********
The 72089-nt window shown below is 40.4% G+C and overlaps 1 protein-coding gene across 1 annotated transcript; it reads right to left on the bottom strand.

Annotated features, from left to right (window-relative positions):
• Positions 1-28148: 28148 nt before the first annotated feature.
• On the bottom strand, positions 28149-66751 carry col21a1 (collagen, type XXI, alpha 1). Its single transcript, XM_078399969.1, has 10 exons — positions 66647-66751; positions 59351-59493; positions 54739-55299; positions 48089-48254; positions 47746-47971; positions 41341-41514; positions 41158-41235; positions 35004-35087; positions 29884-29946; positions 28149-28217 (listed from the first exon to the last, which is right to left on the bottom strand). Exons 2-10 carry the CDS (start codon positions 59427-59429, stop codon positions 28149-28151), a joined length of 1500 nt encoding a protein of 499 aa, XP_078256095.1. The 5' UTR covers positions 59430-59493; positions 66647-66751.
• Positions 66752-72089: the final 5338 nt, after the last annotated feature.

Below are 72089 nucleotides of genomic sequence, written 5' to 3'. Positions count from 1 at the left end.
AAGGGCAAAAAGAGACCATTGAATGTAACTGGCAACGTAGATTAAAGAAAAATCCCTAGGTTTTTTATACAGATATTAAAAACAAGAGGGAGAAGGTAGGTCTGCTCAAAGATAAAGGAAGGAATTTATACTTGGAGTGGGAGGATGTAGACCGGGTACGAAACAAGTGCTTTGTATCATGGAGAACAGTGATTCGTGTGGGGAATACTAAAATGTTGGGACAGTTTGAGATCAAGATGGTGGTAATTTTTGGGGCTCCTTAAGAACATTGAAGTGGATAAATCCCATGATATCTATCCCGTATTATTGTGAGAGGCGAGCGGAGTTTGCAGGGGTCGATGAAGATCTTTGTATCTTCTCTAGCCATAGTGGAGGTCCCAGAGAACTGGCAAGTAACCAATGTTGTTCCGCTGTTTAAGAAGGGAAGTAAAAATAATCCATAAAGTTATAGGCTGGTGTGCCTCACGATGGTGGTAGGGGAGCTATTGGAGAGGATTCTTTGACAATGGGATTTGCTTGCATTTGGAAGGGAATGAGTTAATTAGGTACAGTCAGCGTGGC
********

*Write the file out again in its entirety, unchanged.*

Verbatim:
The 72089-nt window shown below is 40.4% G+C and overlaps 1 protein-coding gene across 1 annotated transcript; it reads right to left on the bottom strand.

Annotated features, from left to right (window-relative positions):
• Positions 1-28148: 28148 nt before the first annotated feature.
• On the bottom strand, positions 28149-66751 carry col21a1 (collagen, type XXI, alpha 1). Its single transcript, XM_078399969.1, has 10 exons — positions 66647-66751; positions 59351-59493; positions 54739-55299; positions 48089-48254; positions 47746-47971; positions 41341-41514; positions 41158-41235; positions 35004-35087; positions 29884-29946; positions 28149-28217 (listed from the first exon to the last, which is right to left on the bottom strand). Exons 2-10 carry the CDS (start codon positions 59427-59429, stop codon positions 28149-28151), a joined length of 1500 nt encoding a protein of 499 aa, XP_078256095.1. The 5' UTR covers positions 59430-59493; positions 66647-66751.
• Positions 66752-72089: the final 5338 nt, after the last annotated feature.

Below are 72089 nucleotides of genomic sequence, written 5' to 3'. Positions count from 1 at the left end.
AAGGGCAAAAAGAGACCATTGAATGTAACTGGCAACGTAGATTAAAGAAAAATCCCTAGGTTTTTTATACAGATATTAAAAACAAGAGGGAGAAGGTAGGTCTGCTCAAAGATAAAGGAAGGAATTTATACTTGGAGTGGGAGGATGTAGACCGGGTACGAAACAAGTGCTTTGTATCATGGAGAACAGTGATTCGTGTGGGGAATACTAAAATGTTGGGACAGTTTGAGATCAAGATGGTGGTAATTTTTGGGGCTCCTTAAGAACATTGAAGTGGATAAATCCCATGATATCTATCCCGTATTATTGTGAGAGGCGAGCGGAGTTTGCAGGGGTCGATGAAGATCTTTGTATCTTCTCTAGCCATAGTGGAGGTCCCAGAGAACTGGCAAGTAACCAATGTTGTTCCGCTGTTTAAGAAGGGAAGTAAAAATAATCCATAAAGTTATAGGCTGGTGTGCCTCACGATGGTGGTAGGGGAGCTATTGGAGAGGATTCTTTGACAATGGGATTTGCTTGCATTTGGAAGGGAATGAGTTAATTAGGTACAGTCAGCGTGGC